Hutton has been quite gay with visitors for some time now there is a large family staying at Mr Copley’s house [Potto Hall] from London they come to Hutton Church.  Mrs Wilkinson has a young Lady and Mr Houghton had a very stylish Lady with him in old Robert’s pew yesterday [3]
On 9 July 1862, John Watson wrote to his sister from Sunderland, where he worked in their uncle's Bank:
One of our clerks at the Bank was telling me he knew of two of his acquaintances that had been rusticating at Hutton and he was asking me if I had been there as it was about my neighbourhood and I said I had been there.  He asked me what they called the parson there and I told him they called him Barlow and he said he was a very queer chap from what he had heard from these individuals who had been at Hutton for a fortnight …
For years the parish must have wondered whether Mr Barlow would remarry – the arrival of a wife at the vicarage would have provided the village gossips with an exciting new interest.  However, although only 48 years old when he became a widower, he did not marry again.  It would perhaps have been a brave woman who would have taken up residence with his three sisters, as we may be sure he would not have expected them to leave the vicarage.

The church building underwent major alterations during the 1860s, Lord Falkland contributing to the cost. 

His son Captain the Hon. Lucius William Charles Augustus Frederick Cary, Master of Falkland, aged 26, had married in London on 11 May 1858.  The wedding was presumably followed by celebrations for the Yorkshire tenantry, but the mood soon changed as these were swiftly followed by the funeral of Lady Falkland.

Only a few months after her book was published, Amelia died in London on 2 July following a short illness [4] and her body was brought north for burial in the family vault in Rudby churchyard.  Lord Falkland had a memorial tablet to his "loved and honoured wife" placed in the chancel of the church and it seems possible that the necessary work for this was combined with further restoration.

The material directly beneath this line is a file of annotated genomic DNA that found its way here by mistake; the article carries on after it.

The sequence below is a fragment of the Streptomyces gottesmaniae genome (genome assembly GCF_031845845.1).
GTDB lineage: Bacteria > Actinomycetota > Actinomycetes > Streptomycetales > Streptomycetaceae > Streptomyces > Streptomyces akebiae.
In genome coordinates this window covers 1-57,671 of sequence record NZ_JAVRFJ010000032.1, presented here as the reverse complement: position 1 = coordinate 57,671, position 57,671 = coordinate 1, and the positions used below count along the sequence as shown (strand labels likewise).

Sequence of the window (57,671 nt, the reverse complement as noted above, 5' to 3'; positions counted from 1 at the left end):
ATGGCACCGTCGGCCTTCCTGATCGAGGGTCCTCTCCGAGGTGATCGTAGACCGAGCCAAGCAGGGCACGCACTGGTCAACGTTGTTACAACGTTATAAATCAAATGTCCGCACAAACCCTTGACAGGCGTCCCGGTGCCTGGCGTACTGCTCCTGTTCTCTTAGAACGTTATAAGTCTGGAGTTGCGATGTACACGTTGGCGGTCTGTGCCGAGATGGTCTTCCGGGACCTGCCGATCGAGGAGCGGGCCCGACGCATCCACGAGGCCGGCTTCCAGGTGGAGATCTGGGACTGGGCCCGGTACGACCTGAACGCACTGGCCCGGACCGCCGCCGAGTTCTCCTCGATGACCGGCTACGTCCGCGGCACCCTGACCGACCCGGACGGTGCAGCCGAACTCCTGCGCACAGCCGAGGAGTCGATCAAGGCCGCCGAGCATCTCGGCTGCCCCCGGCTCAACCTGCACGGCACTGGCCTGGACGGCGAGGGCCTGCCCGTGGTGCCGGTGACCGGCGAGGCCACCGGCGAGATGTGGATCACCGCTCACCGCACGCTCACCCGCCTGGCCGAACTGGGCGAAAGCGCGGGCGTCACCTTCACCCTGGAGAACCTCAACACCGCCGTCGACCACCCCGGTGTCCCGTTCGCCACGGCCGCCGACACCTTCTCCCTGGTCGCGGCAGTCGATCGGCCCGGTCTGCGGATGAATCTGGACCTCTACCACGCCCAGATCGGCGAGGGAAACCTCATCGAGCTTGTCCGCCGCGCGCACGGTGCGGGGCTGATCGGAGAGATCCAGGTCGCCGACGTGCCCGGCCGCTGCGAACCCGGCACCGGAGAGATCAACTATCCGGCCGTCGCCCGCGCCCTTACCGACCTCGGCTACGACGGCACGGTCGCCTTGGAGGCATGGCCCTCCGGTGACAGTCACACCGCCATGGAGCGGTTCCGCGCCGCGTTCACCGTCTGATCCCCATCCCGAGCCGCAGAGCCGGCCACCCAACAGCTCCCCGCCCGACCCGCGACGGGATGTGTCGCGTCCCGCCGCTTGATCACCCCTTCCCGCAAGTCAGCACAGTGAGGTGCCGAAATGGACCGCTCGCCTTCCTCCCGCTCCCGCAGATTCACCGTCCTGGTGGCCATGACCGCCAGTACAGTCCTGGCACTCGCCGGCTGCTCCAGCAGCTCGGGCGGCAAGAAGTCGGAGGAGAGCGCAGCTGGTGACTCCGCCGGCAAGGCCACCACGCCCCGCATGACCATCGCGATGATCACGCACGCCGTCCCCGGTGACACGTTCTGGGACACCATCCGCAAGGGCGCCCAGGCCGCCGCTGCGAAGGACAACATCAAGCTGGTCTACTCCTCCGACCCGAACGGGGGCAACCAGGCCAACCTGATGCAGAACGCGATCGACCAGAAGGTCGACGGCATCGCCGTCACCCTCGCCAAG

After this, Lord Falkland certainly visited Yorkshire on occasions – his presence with Lord and Lady De L'Isle at a review of the Rifle Corps assembled at Busby Hall was noted in the Middlesbrough Weekly News & Cleveland Advertiser on 31 August 1861, and on 17 August 1863 Dorothy Watson was told, "Lord Falkland has come tonight" [5], but possibly he came north only for the shooting.

He had let Leven Grove to John Vaughan [6],  the Middlesbrough ironmaster whose partner Henry Bolckow had recently bought the Marton estate, and it was later let to Major Thomas Light Elwon [7].  Lord Falkland attempted to find another source of wealth by boring for coal on his Kirklevington estates, but this was unsuccessful [8], and he had sold them by 1874.

Eighteen months after Amelia's death, Lord Falkland remarried; his second wife was Elizabeth Catherine, the widow of the Duke of St Albans.  He was to lose his only son at the age of forty – Lucius died in 1871 and was buried at his cousin Lord De L'Isle's home at Penshurst.  As Lucius was childless, the title would now pass to his father's brother.

At some point in the 1850s, the old sash windows in the church were removed.

A great deal of further work can be dated to 1863, as a record of the cost of masons working on the church noted by Mr Barlow in one of his notebooks [9] ("one day wet – off Monday July 6th") can be dated to that year.  The flat plaster ceiling over the nave was taken out, and under the layers of limewash covering the walls and pillars the last remains of the mediaeval wall paintings were found. 

George Tweddell noted in his copy of Ord's History:
In restoring the church, under the numerous coats of whitewash, it was found that the whole of the walls had been covered with fresco painting, which the Rev R J Barlow judges, from the little that could be made out, represented scenes in the Wars of the Roses.
The Revd Arthur Eddowes in his history of the church in 1924 noted that people who saw the frescoes remembered representations of angels and cherubim between the arches and a battle-scene over and around the south door. 

Several layers of paint were removed from the pulpit, and the fine marquetry rediscovered at last.

Lord Falkland paid for the rebuilding of the vestry and the restoration of the north wall of the chancel [10].  He had a new plain east window inserted, and gave an extra acre of land to the churchyard [11].

The churchwardens were still buying violin strings at the end of the 1850s, but by 1863 a harmonium [12] had been bought and the band at last disappeared from the west gallery.  It had lasted longer than many.